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Clean Transport

Van CO2 Targets Too Weak To Slow EU’s Fastest Growing Road Polluter

Originally published on Transport & Environment.
By Sam Hargreaves

The emissions of new vans have not decreased in three years due to weak CO2 targets, a new study shows. Data analyzed by Transport & Environment (T&E) shows that EU emissions rules are so weak most vanmakers are able to meet them without selling a single zero-emissions vehicle. With home deliveries on the rise, vans are the EU’s fastest-growing source of road transport emissions.

James Nix, freight manager at Transport & Environment, said: “We face a dangerous cocktail of surging van sales and high van emissions. Standards which entered into force at the beginning of 2020 were supposed to make vans cleaner, but vanmakers have had to do almost nothing to reach them. In the case of Volkswagen, their emissions are even going up. With pathetic CO2 targets, the boom in e-commerce is becoming a nightmare for our planet.”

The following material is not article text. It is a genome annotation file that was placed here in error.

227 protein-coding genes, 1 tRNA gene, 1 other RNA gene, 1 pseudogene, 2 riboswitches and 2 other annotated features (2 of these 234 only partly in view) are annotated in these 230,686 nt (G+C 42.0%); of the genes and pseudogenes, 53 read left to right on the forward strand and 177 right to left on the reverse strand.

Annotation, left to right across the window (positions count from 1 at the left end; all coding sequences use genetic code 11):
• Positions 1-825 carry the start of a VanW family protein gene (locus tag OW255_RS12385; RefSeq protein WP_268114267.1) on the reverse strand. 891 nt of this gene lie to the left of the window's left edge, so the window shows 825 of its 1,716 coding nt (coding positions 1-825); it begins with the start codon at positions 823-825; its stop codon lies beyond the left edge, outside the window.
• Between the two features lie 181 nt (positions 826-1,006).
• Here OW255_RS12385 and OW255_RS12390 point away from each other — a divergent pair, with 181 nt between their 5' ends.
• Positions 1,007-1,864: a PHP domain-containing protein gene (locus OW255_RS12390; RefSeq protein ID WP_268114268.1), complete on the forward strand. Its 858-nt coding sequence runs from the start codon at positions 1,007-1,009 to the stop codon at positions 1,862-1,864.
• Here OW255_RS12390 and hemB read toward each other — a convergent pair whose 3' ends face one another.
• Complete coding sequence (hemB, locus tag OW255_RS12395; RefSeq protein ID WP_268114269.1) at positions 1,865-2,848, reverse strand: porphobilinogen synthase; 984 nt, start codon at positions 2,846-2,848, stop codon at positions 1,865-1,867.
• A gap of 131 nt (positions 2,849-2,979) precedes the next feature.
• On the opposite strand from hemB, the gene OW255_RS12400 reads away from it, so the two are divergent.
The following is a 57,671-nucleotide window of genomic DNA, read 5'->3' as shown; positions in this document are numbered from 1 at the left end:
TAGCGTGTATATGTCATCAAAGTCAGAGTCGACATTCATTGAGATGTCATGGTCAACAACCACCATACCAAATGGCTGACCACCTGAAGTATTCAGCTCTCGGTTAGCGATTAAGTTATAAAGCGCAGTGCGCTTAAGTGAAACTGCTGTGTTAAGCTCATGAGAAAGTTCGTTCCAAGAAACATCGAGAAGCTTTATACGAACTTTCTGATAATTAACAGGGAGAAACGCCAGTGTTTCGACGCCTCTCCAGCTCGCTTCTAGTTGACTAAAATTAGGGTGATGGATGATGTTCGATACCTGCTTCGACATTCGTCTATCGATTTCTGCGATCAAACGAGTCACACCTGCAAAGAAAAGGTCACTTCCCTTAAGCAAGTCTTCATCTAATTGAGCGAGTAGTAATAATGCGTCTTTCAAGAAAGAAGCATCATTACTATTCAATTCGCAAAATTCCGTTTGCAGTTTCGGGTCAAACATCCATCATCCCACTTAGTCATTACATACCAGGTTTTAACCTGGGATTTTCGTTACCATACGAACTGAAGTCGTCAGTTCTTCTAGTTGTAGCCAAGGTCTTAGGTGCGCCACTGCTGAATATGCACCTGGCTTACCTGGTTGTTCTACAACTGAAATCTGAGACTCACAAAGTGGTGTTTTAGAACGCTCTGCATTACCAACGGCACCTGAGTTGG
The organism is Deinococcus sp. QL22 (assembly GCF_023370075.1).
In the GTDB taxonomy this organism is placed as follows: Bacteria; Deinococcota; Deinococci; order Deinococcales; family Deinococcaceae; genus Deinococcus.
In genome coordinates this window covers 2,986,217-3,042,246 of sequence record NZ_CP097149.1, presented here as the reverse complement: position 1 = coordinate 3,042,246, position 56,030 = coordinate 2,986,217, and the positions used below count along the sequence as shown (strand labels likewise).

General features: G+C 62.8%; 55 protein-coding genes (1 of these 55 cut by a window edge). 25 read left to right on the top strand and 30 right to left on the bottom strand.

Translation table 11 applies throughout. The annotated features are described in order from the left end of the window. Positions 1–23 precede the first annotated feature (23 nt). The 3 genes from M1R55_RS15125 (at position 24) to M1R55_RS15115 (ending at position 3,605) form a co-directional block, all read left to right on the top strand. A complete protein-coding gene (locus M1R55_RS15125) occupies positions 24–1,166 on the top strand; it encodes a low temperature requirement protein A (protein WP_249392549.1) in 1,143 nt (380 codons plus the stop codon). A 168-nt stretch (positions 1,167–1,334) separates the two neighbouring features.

Transport & Environment: Van CO2 targets too weak to slow EU’s fastest-growing road polluter.

Total van emissions have grown 58% since 1990. With the rise of home deliveries, van sales are up by almost 60% since 2012.

Just 2% of vans sold last year were electric, while one in 10 cars sold were electric vehicles. E-van sales will be stuck between 2% and 8% in 2029 unless the EU increases vehicle CO2 targets, according to T&E’s analysis. This is despite smaller e-vans already being cheaper to own and run, and a recent T&E-commissioned study showing that all vans — big and small — will be cheaper to buy by 2026.

James Nix concluded: “Electric vans make economic sense. But vanmakers don’t have an incentive to sell them. This is leading to pointless pollution. The upcoming review of van emission standards gives the EU a unique opportunity to strengthen the targets and drive the uptake of electric vans.”

The current weak target for 2030 should be brought forward to 2027 — a 31% reduction — and rise steadily to 2035, T&E calculates. This should be combined with an e-van target to speed up production, so that the EU can phase out sales of all new fossil-fuel vans in 2035, which is necessary to fully decarbonise by 2050.

The European Commission is set to propose a revision to the EU’s van CO2 emission standards in June.


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